A New Kind of Gratitude
Episode #5 of the course A daily journal practice to become a better person every day by John Robin
“Gratitude is the fairest blossom which springs from the soul.” —Henry Ward Beecher, American reformer, abolitionist
Welcome to Lesson 5. I’m sure today, you’ll be grateful for what you’re about to learn!
Yesterday, we talked about your end-of-day reflection, which means for the next four lessons, we’ll be talking about each of the four sections you fill in as you continue to reflect on your day.
Think of your end-of-day reflection as having five parts:
1. assessing how you did on intentions from yesterday and visualization from the morning
2. filling in gratitude
3. filling in struggles
4. filling in tomorrow’s intentions
5. reflecting on an earlier part of your life
This order is important, and it’s with this order in mind that we’ll dive into today’s next lesson: reflecting on gratitude.
A New Approach to Gratitude Journaling
Gratitude practice can be passive or active.
Passive gratitude looks like this:
• Today, I am grateful for my family.
• Today, I am grateful for spring being around the corner.
• Today, I am grateful for being a good, wholesome person.
This is probably the gratitude journaling you’re familiar with. There’s nothing wrong with it, but all you’re doing here is stopping to smell the roses.
If you want to practice this kind of gratitude, then treat it as its own practice. You can take out a piece of paper anytime and fill it up with all the things you’re grateful for. This is a good idea if you’re having a bad day and need to pull yourself together.
Active gratitude, on the other hand, looks like this:
• feeling calm after using deep breathing meditation exercise during a traffic jam
• writing in 20-minute chunks—actually making writing manageable and getting in two hours total
• doing prescribed stretches for my back and feeling great for taking charge of my health
When you practice active gratitude journaling, you’re searching for the three most prominent things that happened today.
Be as specific as possible. The more specific and prominent each item is, the more it will stand out when you review later, because it will trigger strong, clear emotional memories that will help you relive the highs that are otherwise easy to forget in the rush of life.
Becoming Good at Positivity
Practicing gratitude is about developing positivity—that is, the art of orienting to the positive instead of negative.
Looking for three things every day helps strengthen your positivity muscle.
Thanks to our evolutionary makeup, we tend to fixate on the difficult things in life because those things occupy our attention. If there’s a crisis, my adrenaline goes up, and my survivalist brain is in full-on attack mode to get out of it.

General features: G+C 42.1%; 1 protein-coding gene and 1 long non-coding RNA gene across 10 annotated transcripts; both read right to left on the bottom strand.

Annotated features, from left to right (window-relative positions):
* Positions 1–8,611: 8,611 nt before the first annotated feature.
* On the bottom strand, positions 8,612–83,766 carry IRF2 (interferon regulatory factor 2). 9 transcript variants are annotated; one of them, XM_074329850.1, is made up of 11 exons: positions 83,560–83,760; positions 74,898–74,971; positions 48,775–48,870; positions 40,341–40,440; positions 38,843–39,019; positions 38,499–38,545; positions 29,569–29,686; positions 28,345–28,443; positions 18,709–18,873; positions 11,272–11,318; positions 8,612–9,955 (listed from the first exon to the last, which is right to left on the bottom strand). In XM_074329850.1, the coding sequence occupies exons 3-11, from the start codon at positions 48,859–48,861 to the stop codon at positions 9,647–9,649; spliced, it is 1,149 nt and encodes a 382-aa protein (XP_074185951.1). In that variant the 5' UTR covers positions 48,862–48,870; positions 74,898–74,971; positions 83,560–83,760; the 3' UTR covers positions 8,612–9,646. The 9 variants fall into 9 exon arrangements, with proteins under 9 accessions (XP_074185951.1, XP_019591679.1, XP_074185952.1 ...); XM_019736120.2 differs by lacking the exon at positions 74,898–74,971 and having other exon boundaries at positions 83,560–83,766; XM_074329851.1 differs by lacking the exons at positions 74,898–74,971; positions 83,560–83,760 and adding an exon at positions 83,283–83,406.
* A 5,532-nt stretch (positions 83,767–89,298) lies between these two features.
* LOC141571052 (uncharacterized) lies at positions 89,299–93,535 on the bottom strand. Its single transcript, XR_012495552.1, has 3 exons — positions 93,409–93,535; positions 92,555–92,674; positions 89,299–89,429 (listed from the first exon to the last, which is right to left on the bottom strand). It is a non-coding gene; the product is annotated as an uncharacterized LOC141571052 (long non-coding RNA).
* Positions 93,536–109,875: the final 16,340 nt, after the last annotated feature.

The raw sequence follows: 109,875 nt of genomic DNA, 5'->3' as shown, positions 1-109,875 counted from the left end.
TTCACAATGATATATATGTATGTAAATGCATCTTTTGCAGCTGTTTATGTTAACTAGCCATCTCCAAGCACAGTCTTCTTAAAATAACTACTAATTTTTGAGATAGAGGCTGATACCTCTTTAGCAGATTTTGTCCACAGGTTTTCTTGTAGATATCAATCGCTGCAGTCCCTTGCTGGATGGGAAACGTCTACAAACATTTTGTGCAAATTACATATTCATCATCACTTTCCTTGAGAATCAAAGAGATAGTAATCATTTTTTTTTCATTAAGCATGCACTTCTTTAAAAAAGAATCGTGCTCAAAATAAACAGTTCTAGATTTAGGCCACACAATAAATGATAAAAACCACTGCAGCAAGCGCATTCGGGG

This doesn’t mean being chased by a bulldog. It can mean being stressed at work or struggling with financial failure. That is actually worse than being chased by a bulldog because with the bulldog, once we’re safe, we stop panicking.
But with mounting financial woes or social stresses, especially at work or at home, our adrenaline keeps going and going and going. Guess which organ takes the brunt of it? The brain.
Thinking is a habit. It might not seem like it, but that’s just because it’s so automatic, you don’t “think” about it.
Good news: Just like we can take charge of our actions, we can also take charge of our thoughts.
This is where our new kind of gratitude practice comes in. You are seeding new thought-habits, as you learn to spin your thinking with positivity.
It’s a good practice, one you’ll be working on for the rest of your life. Even if you become as enlightened as the Dalai Lama, you’ll still be working on it.
Carrying Gratitude into Every Day
The active gratitude practice you put in every day will spill over into your tomorrows. If you end every day searching for what you are most grateful for in the day, you’ll inevitably begin every day on the lookout for these moments.
Within these moments, you’ll only deepen your gratitude for the abundance that surrounds every beat of life.
Your homework is to double down on positivity, as you search tonight for three key moments in your day for which you are most grateful.
Start cultivating these new thought-habits. Imagine that negative thinking is a garden full of weeds. Gratitude-based thoughts are beautiful flowers and trees. The more you grow and care for them, the more you’ll be inspired to weed the garden and make it more beautiful every day.
Tomorrow, we’ll turn to the next action: journaling struggles.
Recommended Highbrow course follow-up
“A Serious Person’s Guide to Positive Thinking” by Mitch Horowitz
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